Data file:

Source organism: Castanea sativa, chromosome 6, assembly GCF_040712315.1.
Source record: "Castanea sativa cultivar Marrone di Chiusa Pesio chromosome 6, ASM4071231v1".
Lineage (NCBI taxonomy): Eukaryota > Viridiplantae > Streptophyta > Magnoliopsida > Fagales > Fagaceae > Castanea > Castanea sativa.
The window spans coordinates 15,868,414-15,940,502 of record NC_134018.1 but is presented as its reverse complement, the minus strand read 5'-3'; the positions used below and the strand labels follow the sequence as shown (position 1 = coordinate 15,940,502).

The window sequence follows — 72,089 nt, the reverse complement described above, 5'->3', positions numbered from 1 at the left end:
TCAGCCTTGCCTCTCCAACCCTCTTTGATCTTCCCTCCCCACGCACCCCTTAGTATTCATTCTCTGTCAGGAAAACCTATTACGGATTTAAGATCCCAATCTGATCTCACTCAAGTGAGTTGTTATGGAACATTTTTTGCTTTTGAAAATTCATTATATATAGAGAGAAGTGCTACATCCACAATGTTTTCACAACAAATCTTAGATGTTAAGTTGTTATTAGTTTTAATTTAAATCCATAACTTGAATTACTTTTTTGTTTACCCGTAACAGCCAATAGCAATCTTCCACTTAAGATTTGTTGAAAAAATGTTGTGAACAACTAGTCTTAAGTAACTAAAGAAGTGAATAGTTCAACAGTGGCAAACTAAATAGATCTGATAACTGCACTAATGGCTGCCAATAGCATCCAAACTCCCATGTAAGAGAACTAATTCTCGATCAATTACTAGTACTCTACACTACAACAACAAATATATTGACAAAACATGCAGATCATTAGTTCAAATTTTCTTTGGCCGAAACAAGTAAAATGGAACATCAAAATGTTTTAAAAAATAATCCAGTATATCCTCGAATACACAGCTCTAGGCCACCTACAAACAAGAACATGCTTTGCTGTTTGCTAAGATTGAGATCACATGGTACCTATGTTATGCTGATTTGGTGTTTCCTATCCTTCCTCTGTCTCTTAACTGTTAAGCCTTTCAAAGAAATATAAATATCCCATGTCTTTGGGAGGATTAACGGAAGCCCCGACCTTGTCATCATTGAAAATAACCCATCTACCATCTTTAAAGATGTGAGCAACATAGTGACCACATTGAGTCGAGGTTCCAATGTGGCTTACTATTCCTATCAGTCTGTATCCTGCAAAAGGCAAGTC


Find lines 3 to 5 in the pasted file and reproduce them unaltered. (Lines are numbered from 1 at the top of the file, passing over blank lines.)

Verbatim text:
Lineage (NCBI taxonomy): Eukaryota > Viridiplantae > Streptophyta > Magnoliopsida > Fagales > Fagaceae > Castanea > Castanea sativa.
The window spans coordinates 15,868,414-15,940,502 of record NC_134018.1 but is presented as its reverse complement, the minus strand read 5'-3'; the positions used below and the strand labels follow the sequence as shown (position 1 = coordinate 15,940,502).

The window sequence follows — 72,089 nt, the reverse complement described above, 5'->3', positions numbered from 1 at the left end: